Actually there was a great deal of for private sector involvement. Honeywell in MA provided the star trackers. GE in NY provided Computer Command Subsystems and Flight Control Processors - Ted Kennedy along with Jacob Javits of NY, Birch Bayh of IN and William Proxmire of WI were the program's harshest critics. They had to be paid off somehow. There were aerospace contractors all over the country providing components - and politicians in their states and districts contributing their votes.

When the government is involved there ain't no such thing as "pure knowledge".

13 posted on 09/15/2013 10:49:30 AM PDT by InABunkerUnderSF (Because 2 terms with Jerry Brown as Governor was all I could take.)
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To: Nowhere Man
Technological superiority was a deterrent during the cold war. Our space program was a propaganda weapon. That's one reason why people who were opposed to American victory in the Cold War were also against the space program.

Too bad we don't have leaders who love our country and what it stands for.

14 posted on 09/15/2013 10:58:05 AM PDT by InABunkerUnderSF (Because 2 terms with Jerry Brown as Governor was all I could take.)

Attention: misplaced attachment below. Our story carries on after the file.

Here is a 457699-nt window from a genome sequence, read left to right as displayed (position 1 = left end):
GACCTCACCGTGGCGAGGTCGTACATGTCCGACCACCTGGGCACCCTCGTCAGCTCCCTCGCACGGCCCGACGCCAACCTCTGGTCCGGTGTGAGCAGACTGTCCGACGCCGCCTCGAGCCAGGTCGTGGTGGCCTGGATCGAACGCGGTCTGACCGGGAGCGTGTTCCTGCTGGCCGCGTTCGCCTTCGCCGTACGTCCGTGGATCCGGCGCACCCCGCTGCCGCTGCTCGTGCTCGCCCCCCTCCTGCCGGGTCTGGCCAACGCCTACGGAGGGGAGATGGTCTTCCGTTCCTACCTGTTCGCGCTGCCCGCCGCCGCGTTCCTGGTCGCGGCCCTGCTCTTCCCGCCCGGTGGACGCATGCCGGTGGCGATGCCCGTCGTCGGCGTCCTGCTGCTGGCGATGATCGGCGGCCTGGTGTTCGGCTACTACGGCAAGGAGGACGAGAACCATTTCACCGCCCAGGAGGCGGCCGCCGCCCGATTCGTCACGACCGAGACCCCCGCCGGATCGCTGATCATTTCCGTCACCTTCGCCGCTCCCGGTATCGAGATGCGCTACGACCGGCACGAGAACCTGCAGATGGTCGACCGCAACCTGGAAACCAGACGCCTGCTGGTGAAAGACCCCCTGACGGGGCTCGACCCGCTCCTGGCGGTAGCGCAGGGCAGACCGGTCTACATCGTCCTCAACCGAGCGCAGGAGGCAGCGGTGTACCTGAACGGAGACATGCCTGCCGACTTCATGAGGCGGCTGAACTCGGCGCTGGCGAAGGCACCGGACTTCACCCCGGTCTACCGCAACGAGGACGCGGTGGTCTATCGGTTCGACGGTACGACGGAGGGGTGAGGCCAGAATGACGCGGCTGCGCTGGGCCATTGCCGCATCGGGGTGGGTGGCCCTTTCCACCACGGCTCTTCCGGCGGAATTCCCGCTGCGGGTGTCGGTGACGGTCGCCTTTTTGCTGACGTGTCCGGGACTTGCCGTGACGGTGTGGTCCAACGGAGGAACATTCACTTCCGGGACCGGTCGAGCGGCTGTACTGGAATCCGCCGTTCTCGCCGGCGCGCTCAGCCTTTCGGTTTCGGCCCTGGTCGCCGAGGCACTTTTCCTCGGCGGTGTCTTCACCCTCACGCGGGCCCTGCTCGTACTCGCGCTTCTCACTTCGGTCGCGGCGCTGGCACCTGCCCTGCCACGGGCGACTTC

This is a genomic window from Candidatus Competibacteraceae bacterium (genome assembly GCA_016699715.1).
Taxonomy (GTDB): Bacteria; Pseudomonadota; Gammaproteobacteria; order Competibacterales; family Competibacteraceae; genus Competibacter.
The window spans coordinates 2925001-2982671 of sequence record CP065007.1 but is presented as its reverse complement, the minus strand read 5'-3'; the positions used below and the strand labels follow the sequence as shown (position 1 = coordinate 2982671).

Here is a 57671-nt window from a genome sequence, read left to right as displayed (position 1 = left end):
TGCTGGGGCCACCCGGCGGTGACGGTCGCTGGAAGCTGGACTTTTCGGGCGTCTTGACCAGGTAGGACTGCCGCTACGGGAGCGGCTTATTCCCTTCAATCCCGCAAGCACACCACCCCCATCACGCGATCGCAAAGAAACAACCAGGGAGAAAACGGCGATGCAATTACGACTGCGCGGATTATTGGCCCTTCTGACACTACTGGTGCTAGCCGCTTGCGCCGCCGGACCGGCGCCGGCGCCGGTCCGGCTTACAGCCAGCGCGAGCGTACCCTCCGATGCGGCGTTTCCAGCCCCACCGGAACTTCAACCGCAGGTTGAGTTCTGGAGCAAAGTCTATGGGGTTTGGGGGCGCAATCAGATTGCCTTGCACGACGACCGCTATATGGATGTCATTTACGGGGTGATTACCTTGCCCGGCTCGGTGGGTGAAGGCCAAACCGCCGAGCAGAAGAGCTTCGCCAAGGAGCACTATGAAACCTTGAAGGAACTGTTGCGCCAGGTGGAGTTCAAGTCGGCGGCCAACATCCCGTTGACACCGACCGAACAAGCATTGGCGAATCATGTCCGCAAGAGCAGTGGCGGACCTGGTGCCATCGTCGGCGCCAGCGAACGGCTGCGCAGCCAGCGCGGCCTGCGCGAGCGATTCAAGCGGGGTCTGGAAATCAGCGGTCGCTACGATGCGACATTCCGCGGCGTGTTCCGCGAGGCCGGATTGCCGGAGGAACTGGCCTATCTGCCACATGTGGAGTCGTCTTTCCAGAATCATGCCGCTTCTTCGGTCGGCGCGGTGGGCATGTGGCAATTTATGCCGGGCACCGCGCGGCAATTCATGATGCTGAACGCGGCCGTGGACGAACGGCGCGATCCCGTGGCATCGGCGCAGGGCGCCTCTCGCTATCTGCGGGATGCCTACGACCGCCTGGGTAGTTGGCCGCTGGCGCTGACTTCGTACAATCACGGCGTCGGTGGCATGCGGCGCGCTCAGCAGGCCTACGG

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To: Hulka

You might say that the government subsidized the R&D of the contractors during this period. As many people have noted, the secondary benefits to emerging technologies that followed was tremendous.

One of the few instances where public “investment” paid real dividends ...


15 posted on 09/15/2013 10:59:33 AM PDT by mikrofon (NOT $$$ for Al-NASAm)
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To: dragnet2

>>>The future belongs to unmanned spacecraft.

They have gone and will go where no man can. In fact man may never be able to match these accomplishments...It would take man probably thousands of years, or possibly never just to match the data these unmanned spacecraft have already achieved.<<<

Yes and no. That’s like saying the future belongs to the internal combustion engine and intricate geared mechanisms, except I’m still inside the car moving down the road while all that technology moves me along.

The technology in the unmanned spacecraft - and robots and rovers and gatherers of comet dust - can also be used to carry us along for the ride. It will be like my right front brake caliper in my truck. The robots can go outside into the harshness of the interstellar environment; the data can be assessed and reviewed by artificial intelligence; and we can go along for the ride. It isn’t one or the other.


16 posted on 09/15/2013 11:01:55 AM PDT by redpoll
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To: James C. Bennett

“Once the rockets are up, who cares where they come down?
That’s not my department,” says Wernher von Braun.


17 posted on 09/15/2013 11:55:46 AM PDT by stormer
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To: chessplayer